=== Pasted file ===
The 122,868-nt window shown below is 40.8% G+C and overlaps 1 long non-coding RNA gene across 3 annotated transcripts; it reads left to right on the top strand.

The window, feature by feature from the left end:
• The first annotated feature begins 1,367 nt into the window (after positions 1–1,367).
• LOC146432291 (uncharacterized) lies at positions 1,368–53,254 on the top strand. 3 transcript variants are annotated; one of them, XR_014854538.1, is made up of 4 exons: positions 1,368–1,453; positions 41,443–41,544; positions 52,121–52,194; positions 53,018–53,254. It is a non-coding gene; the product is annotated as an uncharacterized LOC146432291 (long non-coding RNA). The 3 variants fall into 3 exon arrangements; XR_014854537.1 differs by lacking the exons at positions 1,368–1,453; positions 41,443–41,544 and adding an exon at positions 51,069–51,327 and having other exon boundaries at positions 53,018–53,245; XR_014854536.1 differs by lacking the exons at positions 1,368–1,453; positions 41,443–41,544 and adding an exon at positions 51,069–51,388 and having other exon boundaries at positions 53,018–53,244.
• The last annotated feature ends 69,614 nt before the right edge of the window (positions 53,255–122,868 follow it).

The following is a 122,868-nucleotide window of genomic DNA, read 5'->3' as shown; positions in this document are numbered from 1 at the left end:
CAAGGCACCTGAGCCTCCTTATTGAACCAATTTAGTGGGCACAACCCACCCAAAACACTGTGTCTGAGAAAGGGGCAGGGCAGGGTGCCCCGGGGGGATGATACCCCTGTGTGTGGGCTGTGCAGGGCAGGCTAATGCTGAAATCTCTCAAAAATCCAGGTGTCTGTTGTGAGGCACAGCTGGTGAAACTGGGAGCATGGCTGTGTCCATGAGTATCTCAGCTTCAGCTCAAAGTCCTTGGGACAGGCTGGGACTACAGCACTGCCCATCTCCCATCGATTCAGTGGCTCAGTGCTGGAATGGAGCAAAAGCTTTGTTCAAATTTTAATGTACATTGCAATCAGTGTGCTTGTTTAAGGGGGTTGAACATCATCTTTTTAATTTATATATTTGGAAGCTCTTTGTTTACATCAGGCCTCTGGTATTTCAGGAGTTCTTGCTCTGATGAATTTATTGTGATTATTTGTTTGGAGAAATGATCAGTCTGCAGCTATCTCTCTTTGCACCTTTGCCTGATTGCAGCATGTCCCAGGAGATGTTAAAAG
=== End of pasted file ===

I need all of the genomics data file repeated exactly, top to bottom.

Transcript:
The 122,868-nt window shown below is 40.8% G+C and overlaps 1 long non-coding RNA gene across 3 annotated transcripts; it reads left to right on the top strand.

The window, feature by feature from the left end:
• The first annotated feature begins 1,367 nt into the window (after positions 1–1,367).
• LOC146432291 (uncharacterized) lies at positions 1,368–53,254 on the top strand. 3 transcript variants are annotated; one of them, XR_014854538.1, is made up of 4 exons: positions 1,368–1,453; positions 41,443–41,544; positions 52,121–52,194; positions 53,018–53,254. It is a non-coding gene; the product is annotated as an uncharacterized LOC146432291 (long non-coding RNA). The 3 variants fall into 3 exon arrangements; XR_014854537.1 differs by lacking the exons at positions 1,368–1,453; positions 41,443–41,544 and adding an exon at positions 51,069–51,327 and having other exon boundaries at positions 53,018–53,245; XR_014854536.1 differs by lacking the exons at positions 1,368–1,453; positions 41,443–41,544 and adding an exon at positions 51,069–51,388 and having other exon boundaries at positions 53,018–53,244.
• The last annotated feature ends 69,614 nt before the right edge of the window (positions 53,255–122,868 follow it).

The following is a 122,868-nucleotide window of genomic DNA, read 5'->3' as shown; positions in this document are numbered from 1 at the left end:
CAAGGCACCTGAGCCTCCTTATTGAACCAATTTAGTGGGCACAACCCACCCAAAACACTGTGTCTGAGAAAGGGGCAGGGCAGGGTGCCCCGGGGGGATGATACCCCTGTGTGTGGGCTGTGCAGGGCAGGCTAATGCTGAAATCTCTCAAAAATCCAGGTGTCTGTTGTGAGGCACAGCTGGTGAAACTGGGAGCATGGCTGTGTCCATGAGTATCTCAGCTTCAGCTCAAAGTCCTTGGGACAGGCTGGGACTACAGCACTGCCCATCTCCCATCGATTCAGTGGCTCAGTGCTGGAATGGAGCAAAAGCTTTGTTCAAATTTTAATGTACATTGCAATCAGTGTGCTTGTTTAAGGGGGTTGAACATCATCTTTTTAATTTATATATTTGGAAGCTCTTTGTTTACATCAGGCCTCTGGTATTTCAGGAGTTCTTGCTCTGATGAATTTATTGTGATTATTTGTTTGGAGAAATGATCAGTCTGCAGCTATCTCTCTTTGCACCTTTGCCTGATTGCAGCATGTCCCAGGAGATGTTAAAAG